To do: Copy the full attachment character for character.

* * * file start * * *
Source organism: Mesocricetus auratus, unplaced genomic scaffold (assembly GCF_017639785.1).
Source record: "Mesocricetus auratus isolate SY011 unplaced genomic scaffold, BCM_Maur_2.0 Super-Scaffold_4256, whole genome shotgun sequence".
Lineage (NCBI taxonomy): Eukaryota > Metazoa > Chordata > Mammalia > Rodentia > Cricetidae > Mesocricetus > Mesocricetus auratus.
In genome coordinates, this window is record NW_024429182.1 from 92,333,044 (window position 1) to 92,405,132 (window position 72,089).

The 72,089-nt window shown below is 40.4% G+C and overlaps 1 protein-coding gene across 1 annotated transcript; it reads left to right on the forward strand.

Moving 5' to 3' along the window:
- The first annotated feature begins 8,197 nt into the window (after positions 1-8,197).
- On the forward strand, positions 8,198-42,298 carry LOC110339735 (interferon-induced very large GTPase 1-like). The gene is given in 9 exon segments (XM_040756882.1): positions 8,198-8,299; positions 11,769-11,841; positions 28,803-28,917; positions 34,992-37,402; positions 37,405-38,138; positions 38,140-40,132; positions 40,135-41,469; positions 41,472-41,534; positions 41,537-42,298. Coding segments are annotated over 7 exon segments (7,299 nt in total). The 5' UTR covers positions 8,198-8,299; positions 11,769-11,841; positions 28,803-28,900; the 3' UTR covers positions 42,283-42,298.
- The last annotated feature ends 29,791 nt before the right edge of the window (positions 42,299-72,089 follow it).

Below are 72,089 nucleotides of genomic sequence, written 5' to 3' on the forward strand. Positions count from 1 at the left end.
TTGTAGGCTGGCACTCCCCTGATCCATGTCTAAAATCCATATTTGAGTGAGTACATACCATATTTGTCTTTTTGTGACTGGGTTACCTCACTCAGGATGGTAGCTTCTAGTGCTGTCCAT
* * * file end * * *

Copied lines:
Source organism: Mesocricetus auratus, unplaced genomic scaffold (assembly GCF_017639785.1).
Source record: "Mesocricetus auratus isolate SY011 unplaced genomic scaffold, BCM_Maur_2.0 Super-Scaffold_4256, whole genome shotgun sequence".
Lineage (NCBI taxonomy): Eukaryota > Metazoa > Chordata > Mammalia > Rodentia > Cricetidae > Mesocricetus > Mesocricetus auratus.
In genome coordinates, this window is record NW_024429182.1 from 92,333,044 (window position 1) to 92,405,132 (window position 72,089).

The 72,089-nt window shown below is 40.4% G+C and overlaps 1 protein-coding gene across 1 annotated transcript; it reads left to right on the forward strand.

Moving 5' to 3' along the window:
- The first annotated feature begins 8,197 nt into the window (after positions 1-8,197).
- On the forward strand, positions 8,198-42,298 carry LOC110339735 (interferon-induced very large GTPase 1-like). The gene is given in 9 exon segments (XM_040756882.1): positions 8,198-8,299; positions 11,769-11,841; positions 28,803-28,917; positions 34,992-37,402; positions 37,405-38,138; positions 38,140-40,132; positions 40,135-41,469; positions 41,472-41,534; positions 41,537-42,298. Coding segments are annotated over 7 exon segments (7,299 nt in total). The 5' UTR covers positions 8,198-8,299; positions 11,769-11,841; positions 28,803-28,900; the 3' UTR covers positions 42,283-42,298.
- The last annotated feature ends 29,791 nt before the right edge of the window (positions 42,299-72,089 follow it).

Below are 72,089 nucleotides of genomic sequence, written 5' to 3' on the forward strand. Positions count from 1 at the left end.
TTGTAGGCTGGCACTCCCCTGATCCATGTCTAAAATCCATATTTGAGTGAGTACATACCATATTTGTCTTTTTGTGACTGGGTTACCTCACTCAGGATGGTAGCTTCTAGTGCTGTCCAT